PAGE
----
"In nearly all countries, the costs of the crisis have added to the fiscal burden, and higher taxation is inevitable".
writes IMF's Chief Economist Olivier Blanchard, on sustaining a global recovery.
Among all developing countries, the fiscal burden is nowhere more intense than in India. It is therefore only appropriate that corporate tax concessions made during the slowdown be rolled back, marginal tax rates be raised, and direct taxes rationalized.
Across the world too, the momentum in favor of raising taxes has been gathering. The Economix even started the Club Wagner (named after Adolf Wagner, a 19th-century German economist, who predicted that taxes would rise as societies became wealthier) of economists who acknowledge the basic economic reality that taxes in the US must rise! And its membership has been growing at an impressive pace.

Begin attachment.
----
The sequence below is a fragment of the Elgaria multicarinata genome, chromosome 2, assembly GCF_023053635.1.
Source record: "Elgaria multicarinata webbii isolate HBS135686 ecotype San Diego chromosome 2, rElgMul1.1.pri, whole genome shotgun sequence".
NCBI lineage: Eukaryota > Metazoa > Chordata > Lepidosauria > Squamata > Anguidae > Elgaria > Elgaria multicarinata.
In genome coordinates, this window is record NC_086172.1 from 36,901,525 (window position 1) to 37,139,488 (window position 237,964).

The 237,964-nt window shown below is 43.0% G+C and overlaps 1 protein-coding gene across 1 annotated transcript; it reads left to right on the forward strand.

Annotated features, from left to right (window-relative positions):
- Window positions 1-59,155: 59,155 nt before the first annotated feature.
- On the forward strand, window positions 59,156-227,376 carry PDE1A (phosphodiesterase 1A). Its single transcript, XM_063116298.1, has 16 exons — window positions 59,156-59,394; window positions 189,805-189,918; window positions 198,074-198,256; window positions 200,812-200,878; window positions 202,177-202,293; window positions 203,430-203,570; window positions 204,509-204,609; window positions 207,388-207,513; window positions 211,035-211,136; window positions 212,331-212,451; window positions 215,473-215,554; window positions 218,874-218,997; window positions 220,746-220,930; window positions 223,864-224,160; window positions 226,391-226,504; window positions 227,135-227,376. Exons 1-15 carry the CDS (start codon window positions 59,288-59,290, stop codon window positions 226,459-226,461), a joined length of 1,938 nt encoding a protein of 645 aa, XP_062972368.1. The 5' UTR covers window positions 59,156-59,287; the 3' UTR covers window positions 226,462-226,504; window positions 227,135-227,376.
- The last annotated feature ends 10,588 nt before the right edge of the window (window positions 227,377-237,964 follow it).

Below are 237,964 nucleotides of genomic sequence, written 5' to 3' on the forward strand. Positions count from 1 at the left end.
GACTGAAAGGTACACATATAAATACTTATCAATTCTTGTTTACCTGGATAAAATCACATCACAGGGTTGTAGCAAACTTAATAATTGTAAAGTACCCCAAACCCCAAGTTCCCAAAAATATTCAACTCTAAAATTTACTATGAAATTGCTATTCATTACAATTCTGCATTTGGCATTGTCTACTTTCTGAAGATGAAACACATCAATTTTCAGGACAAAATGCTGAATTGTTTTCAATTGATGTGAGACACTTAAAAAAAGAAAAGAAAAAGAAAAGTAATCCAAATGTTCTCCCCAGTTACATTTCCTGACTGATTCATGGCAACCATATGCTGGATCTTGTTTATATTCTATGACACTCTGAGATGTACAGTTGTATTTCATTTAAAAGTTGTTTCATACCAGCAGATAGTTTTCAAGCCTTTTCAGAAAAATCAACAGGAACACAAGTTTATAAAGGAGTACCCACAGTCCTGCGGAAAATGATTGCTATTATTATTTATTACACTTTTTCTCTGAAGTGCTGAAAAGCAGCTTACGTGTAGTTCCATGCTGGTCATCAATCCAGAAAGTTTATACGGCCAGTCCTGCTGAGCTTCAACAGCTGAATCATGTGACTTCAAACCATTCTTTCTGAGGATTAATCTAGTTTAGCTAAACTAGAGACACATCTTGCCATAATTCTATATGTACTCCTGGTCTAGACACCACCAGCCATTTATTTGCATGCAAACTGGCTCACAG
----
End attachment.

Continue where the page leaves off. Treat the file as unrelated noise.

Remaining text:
Blanchard has more, and of relevance to India,
"Large deficits lead to rapid increases in debt, and, because debt levels were already high in many countries, such increases cannot go on for long. As large deficits continue debt sustainability comes increasingly into question. And with this comes the risk of higher long-term interest rates, both because of anticipated crowding out of private borrowers by government borrowers and because of a higher risk of default."
And true to this prediction, as the graphic below indicates, the yields on the benchmark 2019 G-Secs have been on a clear rising trend (it has risen by 206 basis points since start of this fiscal year) on the back of concerns about the massive government borrowings.